The project

Our knowledge of ecology of migrants in their wintering grounds is extremely poor and severely hampers our ability to explain these declines and conserve this group of species. We lack even basic information about when birds arrive, the habitats they use and how they move around Africa.

The aim is to understand how Palearctic-African migrants use and move around the different vegetation zones found in West Africa, ranging from the semi-desert Sahelian region in Burkina Faso to the lush tropical rainforest in southern Ghana, and whether habitat change may impact them on their wintering grounds.

During the temperate winter of 2009/2010, using point count methodology and mist-netting, we recorded migrants along a degradation gradient at five different stations on a north-south transect. In 2010/2011 we plan to re-visit these sites as well as roving further afield to get a broader picture of migrant habitat use.

Friday 24th February: Expert help arrives

Having returned to Pepease to meet up with Chris and the nightingale team, on their way to Accra, it seemed only right that we take them into the field on their final morning; to show them how difficult it is to catch a wood warbler. We put up a handful of nets, and set the playback at just one end of a net ride. After a buff-spotted woodpecker and a Kemp’s longbill to keep them happy, Chris and John went off to check the nets. Lo and behold, there, in the bottom panel of the net next to the mp3 player, sat a Phylloscopus sibilatrix. Of course Chris and John then joked that catching wood warblers is easy (well, if it were me then I would have said the same!) Not wishing to get too excited, I checked that the bird had completed its tail moult, vital if we were to be able to radio-tag it. Sure enough, all the tail feathers were new, and even the primaries were finished. Just a few of the body contour feathers were still being replaced.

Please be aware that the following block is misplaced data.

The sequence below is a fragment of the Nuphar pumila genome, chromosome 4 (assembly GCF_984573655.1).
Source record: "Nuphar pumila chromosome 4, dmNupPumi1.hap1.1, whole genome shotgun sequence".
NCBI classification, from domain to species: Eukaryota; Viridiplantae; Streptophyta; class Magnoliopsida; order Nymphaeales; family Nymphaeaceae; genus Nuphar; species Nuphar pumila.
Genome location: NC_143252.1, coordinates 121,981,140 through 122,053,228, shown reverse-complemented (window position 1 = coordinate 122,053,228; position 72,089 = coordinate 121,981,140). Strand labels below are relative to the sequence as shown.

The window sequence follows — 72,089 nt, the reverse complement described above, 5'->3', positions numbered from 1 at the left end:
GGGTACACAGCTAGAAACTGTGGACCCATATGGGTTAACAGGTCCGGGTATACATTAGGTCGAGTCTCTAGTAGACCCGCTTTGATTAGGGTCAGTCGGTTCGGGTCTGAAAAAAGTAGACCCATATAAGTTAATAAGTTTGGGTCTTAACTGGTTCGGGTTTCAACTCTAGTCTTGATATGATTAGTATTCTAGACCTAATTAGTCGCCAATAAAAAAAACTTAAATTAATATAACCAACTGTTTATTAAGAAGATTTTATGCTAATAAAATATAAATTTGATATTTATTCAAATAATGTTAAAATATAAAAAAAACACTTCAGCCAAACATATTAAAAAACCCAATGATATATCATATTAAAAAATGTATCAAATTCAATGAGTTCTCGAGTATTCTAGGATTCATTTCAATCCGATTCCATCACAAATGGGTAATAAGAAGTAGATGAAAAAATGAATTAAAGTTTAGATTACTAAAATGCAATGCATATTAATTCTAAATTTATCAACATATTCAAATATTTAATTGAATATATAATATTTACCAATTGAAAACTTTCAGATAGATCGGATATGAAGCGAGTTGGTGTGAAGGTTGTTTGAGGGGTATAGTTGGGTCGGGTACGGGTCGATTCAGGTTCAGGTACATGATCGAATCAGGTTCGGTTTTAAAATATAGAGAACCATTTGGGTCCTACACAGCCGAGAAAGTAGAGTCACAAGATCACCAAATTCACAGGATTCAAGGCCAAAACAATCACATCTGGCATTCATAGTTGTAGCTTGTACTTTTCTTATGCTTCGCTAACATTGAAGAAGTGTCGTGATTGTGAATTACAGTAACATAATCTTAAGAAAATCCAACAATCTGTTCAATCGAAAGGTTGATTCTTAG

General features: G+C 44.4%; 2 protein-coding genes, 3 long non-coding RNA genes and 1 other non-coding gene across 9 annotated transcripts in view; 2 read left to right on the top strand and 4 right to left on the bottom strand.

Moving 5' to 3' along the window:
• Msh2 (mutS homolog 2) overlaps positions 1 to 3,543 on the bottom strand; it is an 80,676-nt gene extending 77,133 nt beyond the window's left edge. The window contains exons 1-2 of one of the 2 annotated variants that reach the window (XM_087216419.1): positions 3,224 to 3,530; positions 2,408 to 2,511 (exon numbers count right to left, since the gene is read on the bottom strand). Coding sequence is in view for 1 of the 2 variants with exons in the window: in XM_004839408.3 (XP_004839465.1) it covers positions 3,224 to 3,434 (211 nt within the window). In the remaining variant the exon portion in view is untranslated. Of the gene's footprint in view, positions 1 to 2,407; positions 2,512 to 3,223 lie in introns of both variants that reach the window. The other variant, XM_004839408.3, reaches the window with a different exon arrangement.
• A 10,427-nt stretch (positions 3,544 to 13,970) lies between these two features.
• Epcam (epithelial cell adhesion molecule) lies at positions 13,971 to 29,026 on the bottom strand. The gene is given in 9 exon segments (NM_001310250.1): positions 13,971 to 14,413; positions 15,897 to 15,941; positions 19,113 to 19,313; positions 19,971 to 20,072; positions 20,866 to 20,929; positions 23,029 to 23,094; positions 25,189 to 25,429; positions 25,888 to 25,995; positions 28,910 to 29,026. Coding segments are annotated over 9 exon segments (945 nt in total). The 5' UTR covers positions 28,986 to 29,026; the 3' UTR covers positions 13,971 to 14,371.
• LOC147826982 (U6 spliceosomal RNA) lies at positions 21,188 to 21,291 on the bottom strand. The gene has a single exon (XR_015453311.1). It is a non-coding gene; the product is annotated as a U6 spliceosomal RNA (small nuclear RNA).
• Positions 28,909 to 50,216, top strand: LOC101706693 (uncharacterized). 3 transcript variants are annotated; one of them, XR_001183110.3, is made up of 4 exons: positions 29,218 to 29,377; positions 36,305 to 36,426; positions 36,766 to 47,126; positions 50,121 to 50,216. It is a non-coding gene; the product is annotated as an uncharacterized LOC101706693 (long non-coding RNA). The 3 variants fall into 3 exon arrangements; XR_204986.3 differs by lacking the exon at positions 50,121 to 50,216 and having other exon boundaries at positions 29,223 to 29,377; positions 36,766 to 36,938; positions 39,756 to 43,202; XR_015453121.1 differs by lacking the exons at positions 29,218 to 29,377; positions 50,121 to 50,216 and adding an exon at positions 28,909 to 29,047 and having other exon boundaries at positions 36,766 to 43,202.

With the bird tagged, and all other measurements taken, we released it back into the trees, and immediately set about seeing if the radio receiver could still pick up the signal! No problems there, and so bird 6 (or tagged bird 4) was already starting to reveal its secrets.

After lunch we swapped a few bits and pieces of equipment, and then Chris and John headed back to Accra, taking our driver-chef Emmanuel with them, and leaving Oppong and Nick to join us for the final month on wood warbler duty.

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